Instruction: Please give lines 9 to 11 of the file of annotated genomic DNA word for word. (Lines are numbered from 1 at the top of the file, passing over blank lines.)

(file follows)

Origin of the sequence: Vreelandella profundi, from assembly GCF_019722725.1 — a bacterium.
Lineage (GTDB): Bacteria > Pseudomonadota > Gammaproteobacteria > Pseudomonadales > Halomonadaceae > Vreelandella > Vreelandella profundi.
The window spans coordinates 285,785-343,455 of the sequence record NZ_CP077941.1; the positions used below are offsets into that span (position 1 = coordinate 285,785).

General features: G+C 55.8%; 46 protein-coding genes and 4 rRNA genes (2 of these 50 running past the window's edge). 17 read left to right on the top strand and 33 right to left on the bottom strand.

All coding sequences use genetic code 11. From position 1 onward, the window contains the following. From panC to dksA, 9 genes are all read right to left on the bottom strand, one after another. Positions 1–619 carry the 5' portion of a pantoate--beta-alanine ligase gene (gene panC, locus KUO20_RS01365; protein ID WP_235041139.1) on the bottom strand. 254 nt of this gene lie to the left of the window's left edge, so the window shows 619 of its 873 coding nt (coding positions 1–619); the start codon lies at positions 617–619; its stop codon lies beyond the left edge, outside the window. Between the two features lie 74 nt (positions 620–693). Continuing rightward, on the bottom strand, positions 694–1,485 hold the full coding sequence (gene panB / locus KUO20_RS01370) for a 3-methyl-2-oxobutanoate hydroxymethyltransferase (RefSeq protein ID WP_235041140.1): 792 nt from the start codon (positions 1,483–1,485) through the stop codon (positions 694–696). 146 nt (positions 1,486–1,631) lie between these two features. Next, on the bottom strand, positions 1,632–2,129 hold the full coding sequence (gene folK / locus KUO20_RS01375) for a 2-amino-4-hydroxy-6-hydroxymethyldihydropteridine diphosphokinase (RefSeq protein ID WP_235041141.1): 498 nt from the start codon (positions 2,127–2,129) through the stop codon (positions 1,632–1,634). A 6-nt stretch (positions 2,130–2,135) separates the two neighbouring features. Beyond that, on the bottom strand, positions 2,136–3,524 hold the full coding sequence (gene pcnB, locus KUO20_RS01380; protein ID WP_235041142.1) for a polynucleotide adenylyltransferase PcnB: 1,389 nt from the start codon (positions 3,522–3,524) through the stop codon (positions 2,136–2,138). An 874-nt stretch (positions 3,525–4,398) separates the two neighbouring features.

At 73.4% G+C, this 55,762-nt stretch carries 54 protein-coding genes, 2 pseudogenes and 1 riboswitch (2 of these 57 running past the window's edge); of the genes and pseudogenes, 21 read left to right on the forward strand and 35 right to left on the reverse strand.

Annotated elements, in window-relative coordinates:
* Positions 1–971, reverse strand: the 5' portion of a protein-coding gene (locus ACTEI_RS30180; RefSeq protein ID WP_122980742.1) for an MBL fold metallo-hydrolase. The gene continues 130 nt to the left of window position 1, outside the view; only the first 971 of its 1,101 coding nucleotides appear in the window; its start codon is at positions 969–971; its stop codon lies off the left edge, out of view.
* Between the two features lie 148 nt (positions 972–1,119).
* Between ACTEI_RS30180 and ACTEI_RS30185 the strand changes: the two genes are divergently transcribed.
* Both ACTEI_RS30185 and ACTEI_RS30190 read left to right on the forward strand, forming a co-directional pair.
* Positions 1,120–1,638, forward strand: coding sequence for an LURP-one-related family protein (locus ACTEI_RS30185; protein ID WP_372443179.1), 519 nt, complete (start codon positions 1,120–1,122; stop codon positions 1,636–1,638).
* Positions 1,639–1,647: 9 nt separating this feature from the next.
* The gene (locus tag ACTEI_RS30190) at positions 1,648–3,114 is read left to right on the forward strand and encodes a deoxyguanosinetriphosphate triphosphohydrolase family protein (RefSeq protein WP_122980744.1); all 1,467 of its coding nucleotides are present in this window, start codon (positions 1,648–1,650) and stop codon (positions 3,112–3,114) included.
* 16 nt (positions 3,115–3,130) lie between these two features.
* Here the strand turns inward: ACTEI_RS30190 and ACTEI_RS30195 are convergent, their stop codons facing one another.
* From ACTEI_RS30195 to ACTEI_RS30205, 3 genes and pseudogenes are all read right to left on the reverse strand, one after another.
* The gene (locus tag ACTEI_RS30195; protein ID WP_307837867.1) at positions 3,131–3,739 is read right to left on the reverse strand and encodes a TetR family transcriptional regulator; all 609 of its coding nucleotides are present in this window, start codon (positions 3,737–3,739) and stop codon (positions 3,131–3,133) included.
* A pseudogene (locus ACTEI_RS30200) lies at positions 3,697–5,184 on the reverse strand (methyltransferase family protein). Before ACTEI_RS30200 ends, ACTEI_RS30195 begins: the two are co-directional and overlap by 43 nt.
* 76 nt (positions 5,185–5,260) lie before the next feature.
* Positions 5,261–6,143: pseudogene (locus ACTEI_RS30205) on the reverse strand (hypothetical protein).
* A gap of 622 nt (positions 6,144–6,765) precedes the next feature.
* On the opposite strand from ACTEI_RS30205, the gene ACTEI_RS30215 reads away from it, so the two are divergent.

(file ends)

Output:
* Between the two features lie 148 nt (positions 972–1,119).
* Between ACTEI_RS30180 and ACTEI_RS30185 the strand changes: the two genes are divergently transcribed.
* Both ACTEI_RS30185 and ACTEI_RS30190 read left to right on the forward strand, forming a co-directional pair.